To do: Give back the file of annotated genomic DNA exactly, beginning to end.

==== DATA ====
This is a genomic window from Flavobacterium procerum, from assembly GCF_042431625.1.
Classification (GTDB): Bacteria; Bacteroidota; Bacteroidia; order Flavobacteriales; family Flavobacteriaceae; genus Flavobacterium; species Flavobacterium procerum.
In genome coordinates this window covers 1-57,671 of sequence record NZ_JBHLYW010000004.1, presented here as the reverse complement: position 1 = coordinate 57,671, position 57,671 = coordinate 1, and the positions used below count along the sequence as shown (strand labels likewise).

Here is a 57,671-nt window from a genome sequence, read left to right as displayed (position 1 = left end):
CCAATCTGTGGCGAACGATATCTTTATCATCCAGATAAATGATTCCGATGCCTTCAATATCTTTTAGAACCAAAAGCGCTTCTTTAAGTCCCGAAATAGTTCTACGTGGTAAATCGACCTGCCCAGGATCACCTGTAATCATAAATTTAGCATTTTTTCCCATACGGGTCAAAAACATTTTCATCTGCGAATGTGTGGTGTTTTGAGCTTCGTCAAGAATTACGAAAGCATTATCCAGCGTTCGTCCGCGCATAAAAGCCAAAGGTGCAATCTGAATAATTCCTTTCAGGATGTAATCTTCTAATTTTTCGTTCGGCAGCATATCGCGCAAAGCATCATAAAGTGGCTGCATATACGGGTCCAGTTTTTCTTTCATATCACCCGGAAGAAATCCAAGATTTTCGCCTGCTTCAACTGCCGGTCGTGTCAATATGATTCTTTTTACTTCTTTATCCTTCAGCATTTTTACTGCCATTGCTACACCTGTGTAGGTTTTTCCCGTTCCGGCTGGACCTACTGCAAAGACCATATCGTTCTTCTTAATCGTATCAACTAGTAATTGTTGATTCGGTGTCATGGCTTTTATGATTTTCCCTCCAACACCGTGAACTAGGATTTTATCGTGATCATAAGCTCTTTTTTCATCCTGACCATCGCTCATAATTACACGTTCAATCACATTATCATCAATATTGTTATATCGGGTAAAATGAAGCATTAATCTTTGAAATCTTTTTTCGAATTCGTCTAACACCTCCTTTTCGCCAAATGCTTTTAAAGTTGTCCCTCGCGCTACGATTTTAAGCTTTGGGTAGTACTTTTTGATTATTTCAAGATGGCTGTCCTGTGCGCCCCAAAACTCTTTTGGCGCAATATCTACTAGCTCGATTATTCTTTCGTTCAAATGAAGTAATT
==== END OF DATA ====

This is a genomic window from Flavobacterium procerum, from assembly GCF_042431625.1.
Classification (GTDB): Bacteria; Bacteroidota; Bacteroidia; order Flavobacteriales; family Flavobacteriaceae; genus Flavobacterium; species Flavobacterium procerum.
In genome coordinates this window covers 1-57,671 of sequence record NZ_JBHLYW010000004.1, presented here as the reverse complement: position 1 = coordinate 57,671, position 57,671 = coordinate 1, and the positions used below count along the sequence as shown (strand labels likewise).

Here is a 57,671-nt window from a genome sequence, read left to right as displayed (position 1 = left end):
CCAATCTGTGGCGAACGATATCTTTATCATCCAGATAAATGATTCCGATGCCTTCAATATCTTTTAGAACCAAAAGCGCTTCTTTAAGTCCCGAAATAGTTCTACGTGGTAAATCGACCTGCCCAGGATCACCTGTAATCATAAATTTAGCATTTTTTCCCATACGGGTCAAAAACATTTTCATCTGCGAATGTGTGGTGTTTTGAGCTTCGTCAAGAATTACGAAAGCATTATCCAGCGTTCGTCCGCGCATAAAAGCCAAAGGTGCAATCTGAATAATTCCTTTCAGGATGTAATCTTCTAATTTTTCGTTCGGCAGCATATCGCGCAAAGCATCATAAAGTGGCTGCATATACGGGTCCAGTTTTTCTTTCATATCACCCGGAAGAAATCCAAGATTTTCGCCTGCTTCAACTGCCGGTCGTGTCAATATGATTCTTTTTACTTCTTTATCCTTCAGCATTTTTACTGCCATTGCTACACCTGTGTAGGTTTTTCCCGTTCCGGCTGGACCTACTGCAAAGACCATATCGTTCTTCTTAATCGTATCAACTAGTAATTGTTGATTCGGTGTCATGGCTTTTATGATTTTCCCTCCAACACCGTGAACTAGGATTTTATCGTGATCATAAGCTCTTTTTTCATCCTGACCATCGCTCATAATTACACGTTCAATCACATTATCATCAATATTGTTATATCGGGTAAAATGAAGCATTAATCTTTGAAATCTTTTTTCGAATTCGTCTAACACCTCCTTTTCGCCAAATGCTTTTAAAGTTGTCCCTCGCGCTACGATTTTAAGCTTTGGGTAGTACTTTTTGATTATTTCAAGATGGCTGTCCTGTGCGCCCCAAAACTCTTTTGGCGCAATATCTACTAGCTCGATTATTCTTTCGTTCAAATGAAGTAATT